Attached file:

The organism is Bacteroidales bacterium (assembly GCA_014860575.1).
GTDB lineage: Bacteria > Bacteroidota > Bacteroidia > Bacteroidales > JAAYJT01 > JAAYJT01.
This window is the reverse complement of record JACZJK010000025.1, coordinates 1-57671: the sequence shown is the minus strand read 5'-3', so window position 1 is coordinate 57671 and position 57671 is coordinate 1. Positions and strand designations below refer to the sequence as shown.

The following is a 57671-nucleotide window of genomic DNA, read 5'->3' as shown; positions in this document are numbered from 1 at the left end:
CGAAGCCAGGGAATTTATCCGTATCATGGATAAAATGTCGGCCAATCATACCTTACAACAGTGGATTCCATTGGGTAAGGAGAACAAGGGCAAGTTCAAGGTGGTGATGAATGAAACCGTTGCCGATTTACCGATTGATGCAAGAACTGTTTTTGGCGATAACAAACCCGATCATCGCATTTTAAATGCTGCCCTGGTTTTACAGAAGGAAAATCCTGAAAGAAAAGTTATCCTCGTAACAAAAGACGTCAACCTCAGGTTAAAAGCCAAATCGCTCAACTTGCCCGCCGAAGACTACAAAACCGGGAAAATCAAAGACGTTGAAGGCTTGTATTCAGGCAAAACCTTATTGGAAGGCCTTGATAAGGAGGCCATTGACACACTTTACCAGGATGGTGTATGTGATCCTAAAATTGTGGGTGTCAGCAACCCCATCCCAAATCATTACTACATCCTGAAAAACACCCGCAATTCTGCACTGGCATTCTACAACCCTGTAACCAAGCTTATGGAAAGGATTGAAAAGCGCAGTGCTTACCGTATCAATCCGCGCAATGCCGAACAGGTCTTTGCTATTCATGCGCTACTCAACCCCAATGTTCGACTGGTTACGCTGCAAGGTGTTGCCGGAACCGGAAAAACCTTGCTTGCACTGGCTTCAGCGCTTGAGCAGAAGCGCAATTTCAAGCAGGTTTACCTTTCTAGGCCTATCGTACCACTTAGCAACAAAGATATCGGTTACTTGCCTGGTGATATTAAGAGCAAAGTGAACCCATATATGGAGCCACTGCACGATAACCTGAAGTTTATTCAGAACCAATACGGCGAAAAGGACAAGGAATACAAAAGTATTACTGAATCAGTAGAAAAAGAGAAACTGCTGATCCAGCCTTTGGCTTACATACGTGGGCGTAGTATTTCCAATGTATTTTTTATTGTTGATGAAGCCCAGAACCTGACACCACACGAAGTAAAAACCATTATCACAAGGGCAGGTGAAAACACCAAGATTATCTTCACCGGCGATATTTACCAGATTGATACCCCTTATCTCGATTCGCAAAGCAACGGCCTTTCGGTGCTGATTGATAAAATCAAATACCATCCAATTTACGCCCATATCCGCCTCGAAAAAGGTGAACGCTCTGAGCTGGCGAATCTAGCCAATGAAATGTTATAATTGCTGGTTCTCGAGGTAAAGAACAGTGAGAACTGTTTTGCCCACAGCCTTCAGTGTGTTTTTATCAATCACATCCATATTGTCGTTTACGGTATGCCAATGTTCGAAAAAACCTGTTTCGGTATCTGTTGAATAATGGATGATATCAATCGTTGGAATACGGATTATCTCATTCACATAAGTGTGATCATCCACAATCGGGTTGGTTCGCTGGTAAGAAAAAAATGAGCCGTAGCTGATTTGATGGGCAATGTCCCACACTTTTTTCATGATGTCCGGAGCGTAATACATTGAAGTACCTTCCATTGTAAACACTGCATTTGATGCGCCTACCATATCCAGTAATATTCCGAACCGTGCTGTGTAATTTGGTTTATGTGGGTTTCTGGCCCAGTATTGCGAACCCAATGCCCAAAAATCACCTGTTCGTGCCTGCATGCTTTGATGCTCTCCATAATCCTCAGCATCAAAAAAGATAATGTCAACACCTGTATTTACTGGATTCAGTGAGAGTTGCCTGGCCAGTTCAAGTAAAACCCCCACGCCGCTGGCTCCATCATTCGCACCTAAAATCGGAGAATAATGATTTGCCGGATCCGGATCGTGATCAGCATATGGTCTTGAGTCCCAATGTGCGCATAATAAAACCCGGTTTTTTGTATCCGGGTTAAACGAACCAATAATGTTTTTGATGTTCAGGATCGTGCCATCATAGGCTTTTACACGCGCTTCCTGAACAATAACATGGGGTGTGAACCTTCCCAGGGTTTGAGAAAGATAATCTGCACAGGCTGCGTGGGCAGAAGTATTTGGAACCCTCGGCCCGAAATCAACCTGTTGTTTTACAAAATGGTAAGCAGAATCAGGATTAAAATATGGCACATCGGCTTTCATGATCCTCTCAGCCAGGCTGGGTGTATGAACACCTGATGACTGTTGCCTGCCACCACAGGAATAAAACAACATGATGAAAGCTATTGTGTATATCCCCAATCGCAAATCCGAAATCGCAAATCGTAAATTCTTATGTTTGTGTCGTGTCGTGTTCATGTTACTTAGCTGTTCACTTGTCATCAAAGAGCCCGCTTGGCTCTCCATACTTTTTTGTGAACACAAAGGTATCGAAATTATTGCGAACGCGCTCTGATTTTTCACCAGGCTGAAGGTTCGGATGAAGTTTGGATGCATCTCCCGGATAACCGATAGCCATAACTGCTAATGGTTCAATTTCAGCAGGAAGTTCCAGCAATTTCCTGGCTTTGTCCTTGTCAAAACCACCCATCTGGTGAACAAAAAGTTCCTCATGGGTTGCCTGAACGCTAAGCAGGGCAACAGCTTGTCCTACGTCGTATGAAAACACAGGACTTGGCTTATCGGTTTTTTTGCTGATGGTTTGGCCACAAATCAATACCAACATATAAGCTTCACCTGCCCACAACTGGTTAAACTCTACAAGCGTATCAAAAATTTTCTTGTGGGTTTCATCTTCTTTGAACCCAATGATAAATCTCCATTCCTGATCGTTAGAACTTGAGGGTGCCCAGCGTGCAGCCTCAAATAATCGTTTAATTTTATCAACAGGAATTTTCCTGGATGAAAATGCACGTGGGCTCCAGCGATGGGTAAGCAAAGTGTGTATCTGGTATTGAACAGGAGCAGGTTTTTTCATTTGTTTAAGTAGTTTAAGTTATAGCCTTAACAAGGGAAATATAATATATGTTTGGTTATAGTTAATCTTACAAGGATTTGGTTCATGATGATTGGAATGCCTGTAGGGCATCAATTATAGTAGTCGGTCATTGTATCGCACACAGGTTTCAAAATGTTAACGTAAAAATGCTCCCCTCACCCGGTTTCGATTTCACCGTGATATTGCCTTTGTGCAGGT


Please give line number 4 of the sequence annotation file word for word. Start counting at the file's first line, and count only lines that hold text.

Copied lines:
The following is a 57671-nucleotide window of genomic DNA, read 5'->3' as shown; positions in this document are numbered from 1 at the left end: